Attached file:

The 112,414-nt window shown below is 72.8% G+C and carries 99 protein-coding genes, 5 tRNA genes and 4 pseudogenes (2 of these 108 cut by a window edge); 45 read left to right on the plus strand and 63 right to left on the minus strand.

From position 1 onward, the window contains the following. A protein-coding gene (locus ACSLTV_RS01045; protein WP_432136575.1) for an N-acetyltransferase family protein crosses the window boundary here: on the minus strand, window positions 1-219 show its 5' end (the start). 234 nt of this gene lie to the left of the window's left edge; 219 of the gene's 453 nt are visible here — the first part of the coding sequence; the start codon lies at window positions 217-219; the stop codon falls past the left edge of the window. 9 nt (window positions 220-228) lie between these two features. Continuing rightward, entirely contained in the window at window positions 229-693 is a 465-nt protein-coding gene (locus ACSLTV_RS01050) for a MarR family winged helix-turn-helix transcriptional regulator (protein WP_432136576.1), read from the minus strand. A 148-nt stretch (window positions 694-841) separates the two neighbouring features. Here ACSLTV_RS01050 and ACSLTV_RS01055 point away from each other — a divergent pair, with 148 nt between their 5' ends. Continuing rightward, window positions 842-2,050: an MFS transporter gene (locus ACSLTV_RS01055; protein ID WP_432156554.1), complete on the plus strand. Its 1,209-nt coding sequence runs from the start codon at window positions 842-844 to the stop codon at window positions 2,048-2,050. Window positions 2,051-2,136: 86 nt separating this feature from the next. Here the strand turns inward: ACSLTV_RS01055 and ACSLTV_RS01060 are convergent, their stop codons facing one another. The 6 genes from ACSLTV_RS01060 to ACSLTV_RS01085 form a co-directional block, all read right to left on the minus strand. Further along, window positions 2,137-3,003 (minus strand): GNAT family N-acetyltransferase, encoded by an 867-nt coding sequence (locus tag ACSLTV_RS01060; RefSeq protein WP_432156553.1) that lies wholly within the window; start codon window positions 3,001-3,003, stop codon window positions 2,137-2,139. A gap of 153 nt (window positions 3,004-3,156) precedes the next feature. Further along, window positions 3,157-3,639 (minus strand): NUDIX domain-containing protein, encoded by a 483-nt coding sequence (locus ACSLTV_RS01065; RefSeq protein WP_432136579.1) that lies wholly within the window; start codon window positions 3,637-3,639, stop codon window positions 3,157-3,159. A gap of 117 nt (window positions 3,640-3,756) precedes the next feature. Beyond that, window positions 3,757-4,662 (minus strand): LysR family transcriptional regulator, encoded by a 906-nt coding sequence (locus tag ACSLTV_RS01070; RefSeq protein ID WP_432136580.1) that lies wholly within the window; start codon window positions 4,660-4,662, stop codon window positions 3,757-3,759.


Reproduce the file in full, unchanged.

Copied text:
The 112,414-nt window shown below is 72.8% G+C and carries 99 protein-coding genes, 5 tRNA genes and 4 pseudogenes (2 of these 108 cut by a window edge); 45 read left to right on the plus strand and 63 right to left on the minus strand.

From position 1 onward, the window contains the following. A protein-coding gene (locus ACSLTV_RS01045; protein WP_432136575.1) for an N-acetyltransferase family protein crosses the window boundary here: on the minus strand, window positions 1-219 show its 5' end (the start). 234 nt of this gene lie to the left of the window's left edge; 219 of the gene's 453 nt are visible here — the first part of the coding sequence; the start codon lies at window positions 217-219; the stop codon falls past the left edge of the window. 9 nt (window positions 220-228) lie between these two features. Continuing rightward, entirely contained in the window at window positions 229-693 is a 465-nt protein-coding gene (locus ACSLTV_RS01050) for a MarR family winged helix-turn-helix transcriptional regulator (protein WP_432136576.1), read from the minus strand. A 148-nt stretch (window positions 694-841) separates the two neighbouring features. Here ACSLTV_RS01050 and ACSLTV_RS01055 point away from each other — a divergent pair, with 148 nt between their 5' ends. Continuing rightward, window positions 842-2,050: an MFS transporter gene (locus ACSLTV_RS01055; protein ID WP_432156554.1), complete on the plus strand. Its 1,209-nt coding sequence runs from the start codon at window positions 842-844 to the stop codon at window positions 2,048-2,050. Window positions 2,051-2,136: 86 nt separating this feature from the next. Here the strand turns inward: ACSLTV_RS01055 and ACSLTV_RS01060 are convergent, their stop codons facing one another. The 6 genes from ACSLTV_RS01060 to ACSLTV_RS01085 form a co-directional block, all read right to left on the minus strand. Further along, window positions 2,137-3,003 (minus strand): GNAT family N-acetyltransferase, encoded by an 867-nt coding sequence (locus tag ACSLTV_RS01060; RefSeq protein WP_432156553.1) that lies wholly within the window; start codon window positions 3,001-3,003, stop codon window positions 2,137-2,139. A gap of 153 nt (window positions 3,004-3,156) precedes the next feature. Further along, window positions 3,157-3,639 (minus strand): NUDIX domain-containing protein, encoded by a 483-nt coding sequence (locus ACSLTV_RS01065; RefSeq protein WP_432136579.1) that lies wholly within the window; start codon window positions 3,637-3,639, stop codon window positions 3,157-3,159. A gap of 117 nt (window positions 3,640-3,756) precedes the next feature. Beyond that, window positions 3,757-4,662 (minus strand): LysR family transcriptional regulator, encoded by a 906-nt coding sequence (locus tag ACSLTV_RS01070; RefSeq protein ID WP_432136580.1) that lies wholly within the window; start codon window positions 4,660-4,662, stop codon window positions 3,757-3,759.